We had been out of school about a week and a half for summer break one morning when I was expected to arrive early at Shucks' home. But getting away from my home was not to be an all together easy task.
“Bobby, did you get all the eggs in?!” Mom spoke sharply, as she came into the yard letting the garden gate bang and echo against the hill behind her. Setting her big basket of wet laundry on the ground, she turned and addressed me as firmly as a fierce drill sergent. Putting her strong hands on her hips she screwed her face into a stern question mark and waited.
“Yes ma’am. I got all of’em,” I said crossing my heart with my finger as reassurance, “And I got the bugs off the ‘taters and put down fresh manure. So, can I go now that I’m all done?”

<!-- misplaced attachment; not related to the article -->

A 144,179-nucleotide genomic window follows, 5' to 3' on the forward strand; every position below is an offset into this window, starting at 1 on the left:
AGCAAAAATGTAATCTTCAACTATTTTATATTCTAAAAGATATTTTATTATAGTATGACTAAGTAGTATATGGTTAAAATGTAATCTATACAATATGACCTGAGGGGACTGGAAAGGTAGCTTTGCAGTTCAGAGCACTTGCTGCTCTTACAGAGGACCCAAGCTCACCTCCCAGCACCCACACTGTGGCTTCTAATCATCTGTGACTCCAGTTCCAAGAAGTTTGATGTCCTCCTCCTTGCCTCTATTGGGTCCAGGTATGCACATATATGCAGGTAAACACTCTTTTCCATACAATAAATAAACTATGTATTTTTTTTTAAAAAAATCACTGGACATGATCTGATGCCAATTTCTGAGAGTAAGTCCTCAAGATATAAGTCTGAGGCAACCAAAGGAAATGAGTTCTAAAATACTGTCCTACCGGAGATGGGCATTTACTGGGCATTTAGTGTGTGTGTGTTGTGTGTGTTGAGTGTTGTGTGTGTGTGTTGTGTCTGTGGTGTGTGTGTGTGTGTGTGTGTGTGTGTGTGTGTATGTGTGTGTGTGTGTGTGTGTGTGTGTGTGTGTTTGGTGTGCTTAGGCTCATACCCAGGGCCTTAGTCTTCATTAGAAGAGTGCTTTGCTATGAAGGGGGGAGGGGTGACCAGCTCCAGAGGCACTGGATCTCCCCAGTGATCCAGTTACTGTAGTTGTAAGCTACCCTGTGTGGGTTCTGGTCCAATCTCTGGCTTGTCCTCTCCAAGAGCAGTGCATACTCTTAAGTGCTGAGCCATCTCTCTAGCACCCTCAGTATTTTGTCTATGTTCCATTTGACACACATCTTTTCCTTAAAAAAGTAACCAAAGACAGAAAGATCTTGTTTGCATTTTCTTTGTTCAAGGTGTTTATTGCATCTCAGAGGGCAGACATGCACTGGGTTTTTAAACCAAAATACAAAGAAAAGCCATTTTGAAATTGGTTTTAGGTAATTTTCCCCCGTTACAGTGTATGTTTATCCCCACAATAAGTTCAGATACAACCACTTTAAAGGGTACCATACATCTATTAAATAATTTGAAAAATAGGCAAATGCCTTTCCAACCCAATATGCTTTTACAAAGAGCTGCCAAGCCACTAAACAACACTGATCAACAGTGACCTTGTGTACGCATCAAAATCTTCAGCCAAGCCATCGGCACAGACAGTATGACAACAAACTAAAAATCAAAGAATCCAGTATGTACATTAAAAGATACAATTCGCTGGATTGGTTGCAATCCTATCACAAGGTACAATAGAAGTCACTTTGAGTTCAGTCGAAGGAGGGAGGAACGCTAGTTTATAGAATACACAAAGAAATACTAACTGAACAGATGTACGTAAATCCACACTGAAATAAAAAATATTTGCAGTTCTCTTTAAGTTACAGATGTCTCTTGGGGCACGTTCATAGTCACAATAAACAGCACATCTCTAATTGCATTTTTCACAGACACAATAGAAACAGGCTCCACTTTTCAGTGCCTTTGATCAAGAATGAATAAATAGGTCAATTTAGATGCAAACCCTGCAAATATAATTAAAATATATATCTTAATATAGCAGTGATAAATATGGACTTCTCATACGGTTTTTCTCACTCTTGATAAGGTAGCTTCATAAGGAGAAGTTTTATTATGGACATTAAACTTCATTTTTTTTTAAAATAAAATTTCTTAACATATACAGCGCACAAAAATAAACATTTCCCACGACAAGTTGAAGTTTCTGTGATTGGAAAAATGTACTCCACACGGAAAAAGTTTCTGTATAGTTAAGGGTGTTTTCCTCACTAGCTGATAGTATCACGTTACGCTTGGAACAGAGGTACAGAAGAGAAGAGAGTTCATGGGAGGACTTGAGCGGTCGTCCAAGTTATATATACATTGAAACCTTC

“Alright. You can go to the high rocks with Timmy and Phillip, but..” She stooped and put a finger in my face, “…not Shucks Shepherd!” As she always did when she drew the line in the dirt for me, her left eye squinched closed and mouth twisted. “You understand me, Bobby.” She directed. “You need to understand me right now. Shucks aint your friend and he aint never going to be your friend. He….is….not….permitted. Period! Now, I’ve got washing to finish and three squirrels to clean that your brother killed this morning. Go on and get out of here and be back before four o’clock.”